Advice from Odin, II: New Year

Some folk say that a new year means little more than a changing date, but most people see this time is an opportunity for renewal. For those seeking to better themselves this year, I hope that you all succeed in fulfilling your oaths—and we shall drink to your honor this night, as we celebrate! In the meantime, I wish to share several stanzas from Hávamál, or Sayings of the High One. This poem, which is narrated both by an unknown poet and Odin himself, concerns social wisdom, common sense, moderation, friendship, and even the mysteries of runes, spells, and charms.[1]

Although it is never a harmful thing to reflect upon the wisdom offered by this Eddic poem, Odin’s advice is particularly pertinent to keep in mind as we pledge oaths to ourselves regarding self-improvement. And so, with that in mind, I have personally selected a few of my favorite stanzas to help guide us in the coming year; hopefully some of you will profit from these words in the coming year, as I have in years past.

Don’t be boastful.

5. About his intelligence no man should be boastful,

rather cautious of mind;

when a wise and silent man comes to a homestead

blame seldom befalls the weary;

for no more dependable a friend can a man ever get

than a store of common sense.

Broaden yourself.

18. Only a man who wanders widely

and has journeyed a great deal knows

what sort of mind each man controls;

he who’s sharp in his wits.

Drink in moderation (and have self-control).

19. Let no man hold onto the Cup, but drink

mead in moderation,

let him say what’s necessary or be silent;

no man will scold you

because you go off early to bed.

No one is perfect.

22. He’s a wretched man, of evil disposition,

the one who makes fun of everything;

he doesn’t know the one thing he ought to know:

that he is not devoid of faults.

Don’t overthink things (worry less).

23. The stupid man stays awake all night

and worries about everything;

he’s tired out when the morning comes

and all’s just as bad as it was.

No one knows everything…

26. The foolish man thinks he knows everything

if he cowers in a corner;

he doesn’t know what he can say in return

if people ask him questions.

…so don’t pretend like you do.

27. The foolish man in company

does best if he stays silent;

no one will know that he knows nothing,

unless he talks to much;

but the man who knows nothing does not know

even if he is talking too much.

Watch what you say…

29. Quite enough baseless blather comes

from the man never silent;

a quick tongue, unless it’s held in check,

often talks itself into trouble.

…and don’t mock others.

31. Wise that man who retreats

when one quest is insulting another;

the man who mocks at a feast doesn’t know for sure

whether he shoots off his mouth amid enemies.

Be grateful for what you have…

36. A farm of your own is better, even if small,

everyone’s someone at home;

though he has two goats and a twig-roofed room,

that is still better than begging.

…and what you are given.

39. I never found a generous man, nor one so unstingy with food,

that he wouldn’t accept what was given;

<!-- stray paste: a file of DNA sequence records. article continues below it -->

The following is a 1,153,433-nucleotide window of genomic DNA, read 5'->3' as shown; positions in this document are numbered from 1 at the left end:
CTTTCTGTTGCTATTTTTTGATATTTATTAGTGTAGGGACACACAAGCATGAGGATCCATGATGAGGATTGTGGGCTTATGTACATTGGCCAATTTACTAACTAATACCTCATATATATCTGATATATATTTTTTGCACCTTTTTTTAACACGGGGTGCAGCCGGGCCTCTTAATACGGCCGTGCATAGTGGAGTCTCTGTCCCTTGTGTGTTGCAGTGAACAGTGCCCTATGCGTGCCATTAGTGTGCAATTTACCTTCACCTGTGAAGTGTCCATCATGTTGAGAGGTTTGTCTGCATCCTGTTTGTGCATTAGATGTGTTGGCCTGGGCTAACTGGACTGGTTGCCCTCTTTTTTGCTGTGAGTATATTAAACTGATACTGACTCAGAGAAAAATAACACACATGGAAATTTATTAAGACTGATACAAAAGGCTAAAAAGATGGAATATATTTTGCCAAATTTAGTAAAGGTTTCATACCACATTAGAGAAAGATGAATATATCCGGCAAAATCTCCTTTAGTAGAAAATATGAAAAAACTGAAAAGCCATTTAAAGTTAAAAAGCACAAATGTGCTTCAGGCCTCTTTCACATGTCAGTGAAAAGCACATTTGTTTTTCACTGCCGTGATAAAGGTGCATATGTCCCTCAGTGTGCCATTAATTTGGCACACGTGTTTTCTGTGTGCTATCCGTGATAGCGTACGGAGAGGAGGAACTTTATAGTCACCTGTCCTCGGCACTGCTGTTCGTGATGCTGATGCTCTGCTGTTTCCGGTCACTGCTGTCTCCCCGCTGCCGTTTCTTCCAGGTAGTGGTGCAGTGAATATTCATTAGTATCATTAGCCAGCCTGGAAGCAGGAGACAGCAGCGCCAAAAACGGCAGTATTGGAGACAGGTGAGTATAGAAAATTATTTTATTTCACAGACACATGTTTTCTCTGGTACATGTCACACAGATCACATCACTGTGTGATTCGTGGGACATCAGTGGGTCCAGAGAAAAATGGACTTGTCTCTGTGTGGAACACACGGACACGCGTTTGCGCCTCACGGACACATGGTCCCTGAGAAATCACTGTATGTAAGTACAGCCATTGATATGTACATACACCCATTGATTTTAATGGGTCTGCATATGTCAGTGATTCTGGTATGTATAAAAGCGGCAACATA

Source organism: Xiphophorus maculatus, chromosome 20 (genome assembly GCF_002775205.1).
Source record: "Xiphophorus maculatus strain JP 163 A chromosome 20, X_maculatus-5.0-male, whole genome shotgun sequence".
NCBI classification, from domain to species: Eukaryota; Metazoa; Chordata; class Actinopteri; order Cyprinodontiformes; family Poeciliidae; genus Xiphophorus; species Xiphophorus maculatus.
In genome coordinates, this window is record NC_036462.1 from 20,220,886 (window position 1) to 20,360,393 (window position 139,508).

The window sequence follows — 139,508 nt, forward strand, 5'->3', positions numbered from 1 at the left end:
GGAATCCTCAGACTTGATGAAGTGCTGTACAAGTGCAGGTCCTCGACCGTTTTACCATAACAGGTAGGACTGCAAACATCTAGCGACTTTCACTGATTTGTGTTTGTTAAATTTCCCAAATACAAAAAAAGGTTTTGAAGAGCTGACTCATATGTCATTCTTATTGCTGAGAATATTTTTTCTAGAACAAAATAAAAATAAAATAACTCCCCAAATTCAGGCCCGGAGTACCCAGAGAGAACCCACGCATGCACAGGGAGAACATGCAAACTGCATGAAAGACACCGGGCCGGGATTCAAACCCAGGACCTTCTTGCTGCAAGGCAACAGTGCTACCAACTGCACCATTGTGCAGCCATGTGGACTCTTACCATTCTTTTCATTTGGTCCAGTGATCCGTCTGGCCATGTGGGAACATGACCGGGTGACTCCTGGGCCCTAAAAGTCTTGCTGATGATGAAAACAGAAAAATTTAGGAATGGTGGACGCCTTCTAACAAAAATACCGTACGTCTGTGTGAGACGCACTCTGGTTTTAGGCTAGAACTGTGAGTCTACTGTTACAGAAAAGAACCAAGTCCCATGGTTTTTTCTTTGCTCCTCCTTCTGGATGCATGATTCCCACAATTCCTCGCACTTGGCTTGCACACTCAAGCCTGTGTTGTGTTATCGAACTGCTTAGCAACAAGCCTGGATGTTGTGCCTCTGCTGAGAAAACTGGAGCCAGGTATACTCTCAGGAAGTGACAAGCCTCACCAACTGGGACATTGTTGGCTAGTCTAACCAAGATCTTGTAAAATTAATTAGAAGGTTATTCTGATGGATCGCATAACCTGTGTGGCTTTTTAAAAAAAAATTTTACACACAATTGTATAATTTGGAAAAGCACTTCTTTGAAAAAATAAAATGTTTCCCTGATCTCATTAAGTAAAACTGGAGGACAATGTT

or one so open-handed with possessions

that he disliked a gift when offered.

Always be prepared.

38. From his weapons on open land

no man should step one pace away;

for it can’t be known for certain, out on the road,

when a man might have need of his spear.

Appreciate your friends and treat them well.

44. You know, if you’ve a friend whom you really trust

and from whom you want nothing but good,

you should mix your soul with his and exchange gifts,

go and see him often.

Know the importance of others.

47. I was young once, I travelled alone,

then I found myself going astray;

rich I thought myself when I met someone else,

for man is the joy of man.

Learn from others.

57. One brand takes fire from another, until it is consumed,

a flame’s kindled by flame;

one man becomes clever by talking with another,

but foolish through being reserved.

Nothing comes easily, so work hard and do your best.

59. He should get up early, the man who has few workers,

and set about his work with thought;

much gets held up for the man sleeping in the morning;

wealth is half-won by activity.

Present your best self, even if it’s humble.

61. Washed and fed, a man should ride to the Assembly,

though he may not be very well dressed;

of his shoes and breeches no man should be ashamed,

nor of his horse, though he doesn’t have a good one.

Be punctual.

66. Much too early I’ve come to many places,

but sometimes too late;

the ale was all drunk, or sometimes it wasn’t yet brewed,

the unpopular man seldom hits on the right mark.

There’s always some good to be found in life.

69. No one is completely wretched, even if he has bad luck;

one man is blessed with sons,

another with kinsmen, another has enough money,

another feels good from his deeds.

Wealth is not everything.

75. The man who knows nothing does not know this:

that many are fooled by money;

one man is rich, another is not rich,

he should not be blamed for that.

Life is short, so live it well.

76. Cattle die, kinsmen die,

the self must also die;

but the glory of reputation never dies,

for the man who can get himself a good one.

Þǫkk fyrir lestr ok gleðiligt nýtt ár!

(Thanks for reading and happy New Year!)


Endnotes and Resources

  1. All of the poetry contained in this post has been quoted from Carolyne Larrington trans., Sayings of the High One, in The Poetic Edda, 13-35 (repr., 1996; Oxford: Oxford University Press, 2014). ^



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